Gerrit Lucasz van Schagen or Schaagen (Latinised Gerardus a Schagen) (ca. 1642 – c. March 1724 was an engraver and cartographer from Amsterdam, famous for his exquisite reproductions of maps and wall maps, particularly of those by Nicolaes Visscher I and by Frederick de Wit. Gerrit van Schagen did not issue atlases himself, but some his maps are occasionally found in composite atlases at the time. All of his maps are of greatest rarity. His rare map of the world, copied after the maritime map of the world by Frederick de Wit and Romeyn de Hooghe, is one of the most decorative world maps of the Dutch Golden Age.
He lived and worked in Amsterdam, on the Haarlemmerdijk near the New Haarlem sluice at the house with the sign "In de Stuurman" (In the steersman).
The surname suggests that Gerrit or his father Lucas may have been born in Schagen. On 24 April 1677 he married Gertruij Govers van Schendel/Schijndel. At this occasion he was "from Amsterdam, plaetsnijder (engraver) from profession, 35 years old, and living on the Haerlemmerdijk." (Amsterdam City Archives). After the death of Geertruij in September 1690, Gerrit, as widower of Geertruij and still living on the Haarlemmerdijk, remarried on 7 October 1695 with the 34-year old Anna Cornelis. Gerrit and Anna baptized children between 1697 and 1701 and together were witnesses at other baptisms as late as June 1712. A Gerrit van Schagen was buried 19 March 1724 at the Karthuizer cemetery in Amsterdam.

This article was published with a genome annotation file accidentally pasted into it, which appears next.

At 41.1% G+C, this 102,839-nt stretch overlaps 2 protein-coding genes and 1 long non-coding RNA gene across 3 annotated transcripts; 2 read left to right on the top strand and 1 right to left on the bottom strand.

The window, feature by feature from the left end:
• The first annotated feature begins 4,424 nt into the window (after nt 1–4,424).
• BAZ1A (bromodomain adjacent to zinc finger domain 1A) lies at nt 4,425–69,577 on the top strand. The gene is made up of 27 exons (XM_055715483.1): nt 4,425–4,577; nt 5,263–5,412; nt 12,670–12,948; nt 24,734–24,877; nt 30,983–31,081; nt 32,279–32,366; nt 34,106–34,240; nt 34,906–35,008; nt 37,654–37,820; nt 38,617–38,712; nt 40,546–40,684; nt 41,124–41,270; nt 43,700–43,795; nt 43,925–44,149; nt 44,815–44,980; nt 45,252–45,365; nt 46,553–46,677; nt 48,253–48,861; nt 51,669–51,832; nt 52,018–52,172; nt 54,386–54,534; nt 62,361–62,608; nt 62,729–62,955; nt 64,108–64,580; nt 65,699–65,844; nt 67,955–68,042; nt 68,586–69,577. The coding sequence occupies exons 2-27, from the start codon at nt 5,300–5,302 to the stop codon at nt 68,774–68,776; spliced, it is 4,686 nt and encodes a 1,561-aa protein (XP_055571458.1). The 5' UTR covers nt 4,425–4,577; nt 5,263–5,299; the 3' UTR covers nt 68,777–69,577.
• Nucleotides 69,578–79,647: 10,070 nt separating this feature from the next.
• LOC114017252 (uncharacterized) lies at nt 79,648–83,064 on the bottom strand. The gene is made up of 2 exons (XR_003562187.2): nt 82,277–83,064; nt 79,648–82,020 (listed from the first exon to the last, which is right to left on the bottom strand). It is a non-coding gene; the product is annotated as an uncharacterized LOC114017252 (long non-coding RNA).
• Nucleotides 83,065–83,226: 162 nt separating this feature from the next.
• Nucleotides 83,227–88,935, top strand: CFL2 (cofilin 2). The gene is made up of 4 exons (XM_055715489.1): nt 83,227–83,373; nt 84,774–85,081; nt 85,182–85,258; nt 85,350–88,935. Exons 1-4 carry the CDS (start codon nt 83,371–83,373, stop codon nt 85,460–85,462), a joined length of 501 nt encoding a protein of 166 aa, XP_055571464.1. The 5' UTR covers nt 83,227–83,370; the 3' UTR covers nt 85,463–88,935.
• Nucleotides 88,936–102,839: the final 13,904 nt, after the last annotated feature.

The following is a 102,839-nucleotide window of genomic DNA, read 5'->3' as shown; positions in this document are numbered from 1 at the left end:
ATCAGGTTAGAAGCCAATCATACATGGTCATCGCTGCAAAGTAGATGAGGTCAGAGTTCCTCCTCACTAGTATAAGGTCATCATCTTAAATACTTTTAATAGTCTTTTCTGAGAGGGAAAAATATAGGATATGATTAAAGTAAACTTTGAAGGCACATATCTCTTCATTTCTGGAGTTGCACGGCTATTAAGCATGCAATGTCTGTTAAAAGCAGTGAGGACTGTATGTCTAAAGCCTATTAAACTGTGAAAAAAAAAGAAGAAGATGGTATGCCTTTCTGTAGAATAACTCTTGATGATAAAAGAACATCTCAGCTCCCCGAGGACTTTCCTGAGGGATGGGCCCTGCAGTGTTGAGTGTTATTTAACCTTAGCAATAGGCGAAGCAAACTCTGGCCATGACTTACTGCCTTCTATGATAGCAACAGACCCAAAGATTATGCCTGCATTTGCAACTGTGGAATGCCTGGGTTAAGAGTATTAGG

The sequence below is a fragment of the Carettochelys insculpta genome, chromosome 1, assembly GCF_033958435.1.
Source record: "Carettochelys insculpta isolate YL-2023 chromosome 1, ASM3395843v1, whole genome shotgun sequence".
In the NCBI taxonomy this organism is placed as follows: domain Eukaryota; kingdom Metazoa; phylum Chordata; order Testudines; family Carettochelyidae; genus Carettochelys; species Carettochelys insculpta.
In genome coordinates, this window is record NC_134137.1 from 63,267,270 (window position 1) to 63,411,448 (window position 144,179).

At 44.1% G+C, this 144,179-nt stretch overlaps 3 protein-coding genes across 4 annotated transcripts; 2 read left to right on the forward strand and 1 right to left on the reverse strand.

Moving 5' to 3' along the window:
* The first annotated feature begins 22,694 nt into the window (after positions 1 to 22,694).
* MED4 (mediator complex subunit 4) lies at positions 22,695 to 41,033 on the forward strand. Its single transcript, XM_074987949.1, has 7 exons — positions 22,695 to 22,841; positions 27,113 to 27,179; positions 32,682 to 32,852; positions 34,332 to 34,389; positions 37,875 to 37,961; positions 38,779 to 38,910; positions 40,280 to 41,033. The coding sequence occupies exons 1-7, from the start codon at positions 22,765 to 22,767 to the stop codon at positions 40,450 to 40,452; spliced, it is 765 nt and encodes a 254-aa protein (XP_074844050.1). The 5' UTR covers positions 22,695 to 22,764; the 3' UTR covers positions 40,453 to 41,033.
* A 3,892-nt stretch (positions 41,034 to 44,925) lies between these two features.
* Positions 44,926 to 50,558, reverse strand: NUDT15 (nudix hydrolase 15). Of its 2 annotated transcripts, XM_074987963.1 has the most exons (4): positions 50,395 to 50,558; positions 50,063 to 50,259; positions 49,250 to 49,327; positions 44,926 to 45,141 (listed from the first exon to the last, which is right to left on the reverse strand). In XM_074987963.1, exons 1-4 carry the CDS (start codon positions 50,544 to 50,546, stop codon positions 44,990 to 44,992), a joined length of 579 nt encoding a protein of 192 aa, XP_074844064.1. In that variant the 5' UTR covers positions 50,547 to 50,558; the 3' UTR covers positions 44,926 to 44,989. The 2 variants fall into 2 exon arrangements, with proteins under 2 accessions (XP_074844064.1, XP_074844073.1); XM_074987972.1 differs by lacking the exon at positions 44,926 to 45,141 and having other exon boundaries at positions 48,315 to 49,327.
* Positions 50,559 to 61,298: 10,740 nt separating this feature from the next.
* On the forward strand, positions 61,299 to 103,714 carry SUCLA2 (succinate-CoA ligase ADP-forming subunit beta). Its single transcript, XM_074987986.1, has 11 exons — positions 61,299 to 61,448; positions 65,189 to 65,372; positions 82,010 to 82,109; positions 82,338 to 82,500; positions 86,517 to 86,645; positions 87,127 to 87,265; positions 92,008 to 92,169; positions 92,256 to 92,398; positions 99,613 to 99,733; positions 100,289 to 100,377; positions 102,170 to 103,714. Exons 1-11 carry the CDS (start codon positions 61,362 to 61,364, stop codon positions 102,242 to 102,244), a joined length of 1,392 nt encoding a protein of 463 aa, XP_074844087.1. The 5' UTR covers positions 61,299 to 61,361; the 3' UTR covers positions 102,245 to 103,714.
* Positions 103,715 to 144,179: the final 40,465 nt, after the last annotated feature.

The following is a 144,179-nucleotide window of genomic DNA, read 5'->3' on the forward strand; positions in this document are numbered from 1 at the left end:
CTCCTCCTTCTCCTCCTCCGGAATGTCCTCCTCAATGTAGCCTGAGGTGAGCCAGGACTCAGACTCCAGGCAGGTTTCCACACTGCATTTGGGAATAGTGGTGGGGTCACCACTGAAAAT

the World and the continents
Nova Totius Terrarum Orbis Tabula ex officina G. a Schagen Amstelodami